Early Treatment Studies
The first psychological treatment studies for agoraphobia centered on graduated invivo exposure alone to the feared situation (Hand, LaMontagne and Marks, 1974). That is, the agoraphobic patients were instructed to reenter the situations they had been avoiding.
Agoraphobia is a secondary complication of panic attacks. The agoraphobic patient utilizes escape and avoidance strategies to manage panic. They begin to live their life around panic, and restrictions in mobility can become severe. For example, in its most severe form, there is a fear of going out alone. Oftentimes, in Agoraphobia, there are less panic attacks than panic disorder and more restriction and fear of attacks. One of the major limitations with invivo exposure treatment is that the fear level can remain high while the patient remains in the feared situation. Then, the patient continues to wait to “get out” to obtain panic relief. In these cases, minimal improvement in reducing avoidance behavior occurs.
Early Diagnosis and Brief Intervention; A Prevention Model
I believe agoraphobic avoidance can be prevented with early diagnosis and brief intervention. For example, in 1992, Swinson and his associates studied “Brief Treatment of Emergency Room Patients with Panic Attacks.” Usually, Emergency Room Panic occurs at early onset and yields a ripe opportunity for prevention of the progression of panic disorder and secondary phobic complications. These researchers showed that emergency room panic patients, who were simply instructed to reenter the situation where they experienced their last attack and remain in the situation until the attack subsided, showed significant improvement. The control group, who were only given reassurance that they were fine physically, worsened in the area of agoraphobic avoidance.
Current Research and Status
Although invivo exposure is still considered important today, especially where there is significant avoidance behavior, current approaches target the panic attacks directly. A building body of scientific evidence supports Cognitive Behavioral Treatment (CBT) as a powerful treatment for panic disorder.
These treatments combine Cognitive therapy aimed at elimination of castastrophic thinking with interoceptive exposure (IE) to reduce the fear of the bodily sensations. In a now classic study, Dr David Barlow and his colleagues at the Center for Anxiety and Related Disorders (CARD) at Boston University, compared Cognitive Behavioral Treatment (CBT) with Xanax (alprazolam) in the treatment of panic disorder. The findings showed 87% of CBT patients were free of panic, post treatment, while 50% of the Xanax group were still encountering panic.
In my specialty panic practice in Boston (1983-2007), I routinely administered the Hopkins Symptom Checklist (HSCL-90-R) before panic disorder patients initiated panicLINK® Treatment and at selected points during and after the treatment was completed. The HSCL-90-R provided a consistent pretreatment profile of elevation on three of the nine clinical scales. The Classic triadic elevations occurred on Somatization (e.g., lump in the throat, nausea), Anxiety (e.g., the feeling that something bad is going to happen to you) and Phobic Anxiety (e.g., feeling fearful of going out alone).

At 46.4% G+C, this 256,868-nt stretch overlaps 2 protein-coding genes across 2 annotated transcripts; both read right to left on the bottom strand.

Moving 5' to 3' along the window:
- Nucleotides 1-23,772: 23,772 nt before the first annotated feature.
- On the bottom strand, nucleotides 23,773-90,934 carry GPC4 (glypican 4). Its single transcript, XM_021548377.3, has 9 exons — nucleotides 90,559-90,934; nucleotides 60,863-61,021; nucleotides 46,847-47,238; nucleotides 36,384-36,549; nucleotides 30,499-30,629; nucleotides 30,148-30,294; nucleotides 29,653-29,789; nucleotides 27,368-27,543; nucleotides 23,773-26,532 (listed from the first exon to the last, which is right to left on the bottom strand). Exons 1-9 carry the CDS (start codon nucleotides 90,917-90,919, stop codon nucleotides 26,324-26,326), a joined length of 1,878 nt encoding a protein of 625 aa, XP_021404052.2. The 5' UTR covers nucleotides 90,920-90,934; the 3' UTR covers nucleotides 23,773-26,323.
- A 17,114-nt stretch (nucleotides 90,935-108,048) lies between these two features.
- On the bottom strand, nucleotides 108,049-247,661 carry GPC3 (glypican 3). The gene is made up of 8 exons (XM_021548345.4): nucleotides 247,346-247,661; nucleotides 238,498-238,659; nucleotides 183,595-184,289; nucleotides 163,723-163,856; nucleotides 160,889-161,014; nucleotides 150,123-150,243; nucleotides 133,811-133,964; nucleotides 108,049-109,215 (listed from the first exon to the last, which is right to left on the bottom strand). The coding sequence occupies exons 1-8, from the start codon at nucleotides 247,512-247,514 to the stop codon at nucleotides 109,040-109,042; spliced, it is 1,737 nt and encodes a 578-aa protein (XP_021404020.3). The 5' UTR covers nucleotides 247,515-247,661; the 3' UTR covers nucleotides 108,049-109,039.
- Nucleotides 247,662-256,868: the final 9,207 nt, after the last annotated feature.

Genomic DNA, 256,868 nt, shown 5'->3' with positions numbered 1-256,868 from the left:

In May 1995, I examined the pre- and post-panicLINK treatment HSCL-90-R profiles on a selected group of 16 very high medical utilizers. The mean number of treatment sessions was 6.5. Compared to the pretreatment profile, dramatic reductions occurred on all three elevated clinical scales following the completion of treatment. I have observed this same finding in thousands of panic patients in my clinical practice.
NIH Consensus Development Conference on Panic Disorder
In January 1993, Consumer Reports featured “Short-Term Psychotherapy; Relief Without Drugs.” The report stated that, “Late in 1991, cognitive-behavioral therapy was endorsed by an expert panel convened by the National Institutes of Health to evaluate treatments for panic disorder.”
The Consensus Statement (September 25-27, 1991 Volume 9, Number 2) indicated “Several different classes of treatment have been shown to be clinically effective, including cognitive and behavioral, pharmacologic, and a combination of the two.. Among the various psychotherapeutic approaches, combined treatments that include cognitive therapy in addition to other techniques appear to be most effective, especially in reducing panic attacks. Longer term follow up of theses interventions suggest a low relapse rate.”
Anthony and Swinson (2000) in their book entitled “Phobic Disorders and Panic in Adults: A Guide to Assessment and Treatment,” conclude:
“However, given the results of long-term studies, the first line treatment for Panic Disorder and Panic Disorder with Agoraphobia should be CBT. For patients, who require additional treatment, medication can be added. CBT fares better than medication long term because when you taper off the medication without CBT tools, higher relapse rates occur. Otto et al. (1992) has shown that CBT can actually help patients taper off medication and prevent the recurrence of panic attacks.”
Several studies by Clum and his associates (1993, 1995) have shown that self-help CBT manuals can be as effective as therapist-administered treatments for many panic disorder patients.